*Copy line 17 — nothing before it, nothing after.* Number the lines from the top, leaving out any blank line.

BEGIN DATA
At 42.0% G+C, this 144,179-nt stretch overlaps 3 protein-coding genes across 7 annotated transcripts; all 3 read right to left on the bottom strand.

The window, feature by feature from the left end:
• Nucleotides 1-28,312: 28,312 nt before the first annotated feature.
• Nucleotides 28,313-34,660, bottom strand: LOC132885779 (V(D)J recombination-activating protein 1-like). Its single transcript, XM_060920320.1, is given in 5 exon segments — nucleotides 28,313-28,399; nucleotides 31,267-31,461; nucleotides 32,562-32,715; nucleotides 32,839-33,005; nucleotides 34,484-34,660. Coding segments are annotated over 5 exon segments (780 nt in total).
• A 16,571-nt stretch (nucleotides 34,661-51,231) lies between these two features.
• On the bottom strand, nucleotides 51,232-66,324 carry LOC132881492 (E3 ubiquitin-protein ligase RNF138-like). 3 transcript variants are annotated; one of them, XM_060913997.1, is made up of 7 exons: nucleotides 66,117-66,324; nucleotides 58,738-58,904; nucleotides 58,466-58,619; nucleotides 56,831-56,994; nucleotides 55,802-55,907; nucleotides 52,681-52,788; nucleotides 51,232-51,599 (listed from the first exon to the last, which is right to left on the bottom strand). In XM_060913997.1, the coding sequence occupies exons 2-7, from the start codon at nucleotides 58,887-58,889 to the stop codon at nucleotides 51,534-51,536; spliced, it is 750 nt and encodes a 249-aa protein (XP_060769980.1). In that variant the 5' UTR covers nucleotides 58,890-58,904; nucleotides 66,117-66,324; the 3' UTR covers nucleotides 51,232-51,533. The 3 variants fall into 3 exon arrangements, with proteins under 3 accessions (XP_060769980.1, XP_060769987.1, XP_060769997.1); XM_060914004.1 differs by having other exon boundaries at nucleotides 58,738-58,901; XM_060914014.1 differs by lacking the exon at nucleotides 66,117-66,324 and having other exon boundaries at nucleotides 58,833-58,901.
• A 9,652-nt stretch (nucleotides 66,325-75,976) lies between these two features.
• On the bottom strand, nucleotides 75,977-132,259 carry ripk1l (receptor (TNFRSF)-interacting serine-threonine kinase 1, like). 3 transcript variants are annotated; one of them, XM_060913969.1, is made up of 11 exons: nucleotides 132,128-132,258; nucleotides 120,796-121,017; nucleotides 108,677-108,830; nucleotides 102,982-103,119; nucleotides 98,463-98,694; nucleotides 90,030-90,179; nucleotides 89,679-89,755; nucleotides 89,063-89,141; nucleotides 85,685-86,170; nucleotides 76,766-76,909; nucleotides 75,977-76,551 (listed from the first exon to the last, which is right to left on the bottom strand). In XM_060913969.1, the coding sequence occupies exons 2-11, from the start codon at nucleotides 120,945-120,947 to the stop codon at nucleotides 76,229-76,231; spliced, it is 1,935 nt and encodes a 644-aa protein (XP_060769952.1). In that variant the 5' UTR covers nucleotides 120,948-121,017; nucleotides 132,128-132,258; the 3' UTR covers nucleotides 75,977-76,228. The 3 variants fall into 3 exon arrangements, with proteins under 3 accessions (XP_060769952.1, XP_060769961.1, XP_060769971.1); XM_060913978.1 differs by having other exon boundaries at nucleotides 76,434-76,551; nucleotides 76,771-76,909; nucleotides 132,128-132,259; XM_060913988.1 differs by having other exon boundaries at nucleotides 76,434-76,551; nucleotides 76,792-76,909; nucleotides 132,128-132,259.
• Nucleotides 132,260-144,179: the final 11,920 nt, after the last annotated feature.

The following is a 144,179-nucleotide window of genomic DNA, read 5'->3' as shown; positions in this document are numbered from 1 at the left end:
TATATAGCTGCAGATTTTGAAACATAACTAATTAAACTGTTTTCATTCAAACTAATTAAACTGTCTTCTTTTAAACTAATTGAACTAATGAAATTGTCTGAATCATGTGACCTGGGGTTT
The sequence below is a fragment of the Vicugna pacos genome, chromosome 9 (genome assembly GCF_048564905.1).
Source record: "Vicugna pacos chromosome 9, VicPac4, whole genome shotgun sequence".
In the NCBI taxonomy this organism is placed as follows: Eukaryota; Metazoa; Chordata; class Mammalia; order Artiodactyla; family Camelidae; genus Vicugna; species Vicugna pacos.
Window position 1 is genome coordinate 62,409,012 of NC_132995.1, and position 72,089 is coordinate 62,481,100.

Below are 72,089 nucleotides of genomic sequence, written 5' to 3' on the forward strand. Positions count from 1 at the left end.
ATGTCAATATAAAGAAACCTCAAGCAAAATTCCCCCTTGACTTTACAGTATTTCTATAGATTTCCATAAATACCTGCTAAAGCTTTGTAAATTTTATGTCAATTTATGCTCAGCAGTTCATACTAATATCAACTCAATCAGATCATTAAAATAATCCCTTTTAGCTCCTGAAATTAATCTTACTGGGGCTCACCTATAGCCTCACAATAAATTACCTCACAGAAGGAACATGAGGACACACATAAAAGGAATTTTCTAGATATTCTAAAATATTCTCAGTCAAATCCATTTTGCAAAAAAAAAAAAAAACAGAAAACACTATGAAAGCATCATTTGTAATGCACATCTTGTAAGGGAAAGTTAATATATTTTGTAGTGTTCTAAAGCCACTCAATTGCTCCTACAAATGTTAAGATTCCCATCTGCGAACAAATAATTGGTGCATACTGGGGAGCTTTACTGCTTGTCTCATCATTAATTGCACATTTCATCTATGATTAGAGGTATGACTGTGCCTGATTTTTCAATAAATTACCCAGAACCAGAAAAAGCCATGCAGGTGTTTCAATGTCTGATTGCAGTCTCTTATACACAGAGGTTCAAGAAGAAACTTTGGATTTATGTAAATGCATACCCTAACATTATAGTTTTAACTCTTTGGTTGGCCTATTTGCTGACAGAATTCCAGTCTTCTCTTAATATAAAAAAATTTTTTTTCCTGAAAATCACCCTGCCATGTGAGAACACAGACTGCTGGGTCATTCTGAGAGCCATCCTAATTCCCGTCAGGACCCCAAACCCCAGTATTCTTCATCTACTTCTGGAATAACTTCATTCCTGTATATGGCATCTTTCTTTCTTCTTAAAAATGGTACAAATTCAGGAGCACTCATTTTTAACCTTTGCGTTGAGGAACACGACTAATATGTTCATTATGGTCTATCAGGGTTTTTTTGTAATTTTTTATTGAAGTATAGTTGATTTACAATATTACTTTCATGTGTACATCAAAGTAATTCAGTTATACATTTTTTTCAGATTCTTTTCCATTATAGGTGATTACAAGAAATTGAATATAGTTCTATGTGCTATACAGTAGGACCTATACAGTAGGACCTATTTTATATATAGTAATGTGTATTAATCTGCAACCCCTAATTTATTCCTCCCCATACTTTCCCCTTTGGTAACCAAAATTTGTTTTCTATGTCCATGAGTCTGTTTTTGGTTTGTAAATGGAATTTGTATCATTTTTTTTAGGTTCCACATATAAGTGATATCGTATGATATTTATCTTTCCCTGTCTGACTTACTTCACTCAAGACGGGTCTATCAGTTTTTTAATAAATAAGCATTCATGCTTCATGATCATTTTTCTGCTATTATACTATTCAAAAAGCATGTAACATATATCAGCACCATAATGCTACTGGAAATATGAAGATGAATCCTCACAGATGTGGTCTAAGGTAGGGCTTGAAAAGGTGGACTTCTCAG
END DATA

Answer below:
ATGTCAATATAAAGAAACCTCAAGCAAAATTCCCCCTTGACTTTACAGTATTTCTATAGATTTCCATAAATACCTGCTAAAGCTTTGTAAATTTTATGTCAATTTATGCTCAGCAGTTCATACTAATATCAACTCAATCAGATCATTAAAATAATCCCTTTTAGCTCCTGAAATTAATCTTACTGGGGCTCACCTATAGCCTCACAATAAATTACCTCACAGAAGGAACATGAGGACACACATAAAAGGAATTTTCTAGATATTCTAAAATATTCTCAGTCAAATCCATTTTGCAAAAAAAAAAAAAAACAGAAAACACTATGAAAGCATCATTTGTAATGCACATCTTGTAAGGGAAAGTTAATATATTTTGTAGTGTTCTAAAGCCACTCAATTGCTCCTACAAATGTTAAGATTCCCATCTGCGAACAAATAATTGGTGCATACTGGGGAGCTTTACTGCTTGTCTCATCATTAATTGCACATTTCATCTATGATTAGAGGTATGACTGTGCCTGATTTTTCAATAAATTACCCAGAACCAGAAAAAGCCATGCAGGTGTTTCAATGTCTGATTGCAGTCTCTTATACACAGAGGTTCAAGAAGAAACTTTGGATTTATGTAAATGCATACCCTAACATTATAGTTTTAACTCTTTGGTTGGCCTATTTGCTGACAGAATTCCAGTCTTCTCTTAATATAAAAAAATTTTTTTTCCTGAAAATCACCCTGCCATGTGAGAACACAGACTGCTGGGTCATTCTGAGAGCCATCCTAATTCCCGTCAGGACCCCAAACCCCAGTATTCTTCATCTACTTCTGGAATAACTTCATTCCTGTATATGGCATCTTTCTTTCTTCTTAAAAATGGTACAAATTCAGGAGCACTCATTTTTAACCTTTGCGTTGAGGAACACGACTAATATGTTCATTATGGTCTATCAGGGTTTTTTTGTAATTTTTTATTGAAGTATAGTTGATTTACAATATTACTTTCATGTGTACATCAAAGTAATTCAGTTATACATTTTTTTCAGATTCTTTTCCATTATAGGTGATTACAAGAAATTGAATATAGTTCTATGTGCTATACAGTAGGACCTATACAGTAGGACCTATTTTATATATAGTAATGTGTATTAATCTGCAACCCCTAATTTATTCCTCCCCATACTTTCCCCTTTGGTAACCAAAATTTGTTTTCTATGTCCATGAGTCTGTTTTTGGTTTGTAAATGGAATTTGTATCATTTTTTTTAGGTTCCACATATAAGTGATATCGTATGATATTTATCTTTCCCTGTCTGACTTACTTCACTCAAGACGGGTCTATCAGTTTTTTAATAAATAAGCATTCATGCTTCATGATCATTTTTCTGCTATTATACTATTCAAAAAGCATGTAACATATATCAGCACCATAATGCTACTGGAAATATGAAGATGAATCCTCACAGATGTGGTCTAAGGTAGGGCTTGAAAAGGTGGACTTCTCAG